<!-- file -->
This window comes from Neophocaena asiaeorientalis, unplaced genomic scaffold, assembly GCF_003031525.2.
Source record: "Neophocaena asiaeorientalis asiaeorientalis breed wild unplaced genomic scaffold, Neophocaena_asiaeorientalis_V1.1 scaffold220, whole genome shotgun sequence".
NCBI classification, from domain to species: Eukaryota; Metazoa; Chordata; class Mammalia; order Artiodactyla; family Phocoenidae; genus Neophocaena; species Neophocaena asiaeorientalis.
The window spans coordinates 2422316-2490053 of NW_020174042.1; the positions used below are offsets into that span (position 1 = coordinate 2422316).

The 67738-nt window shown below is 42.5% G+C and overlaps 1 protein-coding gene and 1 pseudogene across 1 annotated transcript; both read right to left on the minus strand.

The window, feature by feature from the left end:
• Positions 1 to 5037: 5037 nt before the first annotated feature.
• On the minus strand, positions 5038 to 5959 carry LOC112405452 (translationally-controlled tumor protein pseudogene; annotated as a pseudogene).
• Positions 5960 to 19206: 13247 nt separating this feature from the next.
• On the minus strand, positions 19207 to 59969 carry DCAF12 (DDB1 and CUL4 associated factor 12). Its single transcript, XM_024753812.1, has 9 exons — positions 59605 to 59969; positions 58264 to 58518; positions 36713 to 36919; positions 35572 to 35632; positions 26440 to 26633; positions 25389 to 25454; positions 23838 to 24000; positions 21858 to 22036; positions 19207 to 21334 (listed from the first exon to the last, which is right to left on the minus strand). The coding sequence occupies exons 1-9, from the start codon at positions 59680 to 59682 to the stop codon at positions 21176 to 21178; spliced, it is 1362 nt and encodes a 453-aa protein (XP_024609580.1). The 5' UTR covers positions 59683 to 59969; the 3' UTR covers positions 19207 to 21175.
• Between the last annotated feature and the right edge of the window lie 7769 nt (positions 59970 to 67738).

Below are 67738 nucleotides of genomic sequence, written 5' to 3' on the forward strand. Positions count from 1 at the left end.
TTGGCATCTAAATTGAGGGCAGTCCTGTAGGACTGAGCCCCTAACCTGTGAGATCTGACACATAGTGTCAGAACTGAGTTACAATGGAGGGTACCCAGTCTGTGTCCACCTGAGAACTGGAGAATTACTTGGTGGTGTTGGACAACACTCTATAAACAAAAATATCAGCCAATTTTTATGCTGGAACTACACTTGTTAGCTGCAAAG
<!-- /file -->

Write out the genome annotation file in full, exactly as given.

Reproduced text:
This window comes from Neophocaena asiaeorientalis, unplaced genomic scaffold, assembly GCF_003031525.2.
Source record: "Neophocaena asiaeorientalis asiaeorientalis breed wild unplaced genomic scaffold, Neophocaena_asiaeorientalis_V1.1 scaffold220, whole genome shotgun sequence".
NCBI classification, from domain to species: Eukaryota; Metazoa; Chordata; class Mammalia; order Artiodactyla; family Phocoenidae; genus Neophocaena; species Neophocaena asiaeorientalis.
The window spans coordinates 2422316-2490053 of NW_020174042.1; the positions used below are offsets into that span (position 1 = coordinate 2422316).

The 67738-nt window shown below is 42.5% G+C and overlaps 1 protein-coding gene and 1 pseudogene across 1 annotated transcript; both read right to left on the minus strand.

The window, feature by feature from the left end:
• Positions 1 to 5037: 5037 nt before the first annotated feature.
• On the minus strand, positions 5038 to 5959 carry LOC112405452 (translationally-controlled tumor protein pseudogene; annotated as a pseudogene).
• Positions 5960 to 19206: 13247 nt separating this feature from the next.
• On the minus strand, positions 19207 to 59969 carry DCAF12 (DDB1 and CUL4 associated factor 12). Its single transcript, XM_024753812.1, has 9 exons — positions 59605 to 59969; positions 58264 to 58518; positions 36713 to 36919; positions 35572 to 35632; positions 26440 to 26633; positions 25389 to 25454; positions 23838 to 24000; positions 21858 to 22036; positions 19207 to 21334 (listed from the first exon to the last, which is right to left on the minus strand). The coding sequence occupies exons 1-9, from the start codon at positions 59680 to 59682 to the stop codon at positions 21176 to 21178; spliced, it is 1362 nt and encodes a 453-aa protein (XP_024609580.1). The 5' UTR covers positions 59683 to 59969; the 3' UTR covers positions 19207 to 21175.
• Between the last annotated feature and the right edge of the window lie 7769 nt (positions 59970 to 67738).

Below are 67738 nucleotides of genomic sequence, written 5' to 3' on the forward strand. Positions count from 1 at the left end.
TTGGCATCTAAATTGAGGGCAGTCCTGTAGGACTGAGCCCCTAACCTGTGAGATCTGACACATAGTGTCAGAACTGAGTTACAATGGAGGGTACCCAGTCTGTGTCCACCTGAGAACTGGAGAATTACTTGGTGGTGTTGGACAACACTCTATAAACAAAAATATCAGCCAATTTTTATGCTGGAACTACACTTGTTAGCTGCAAAG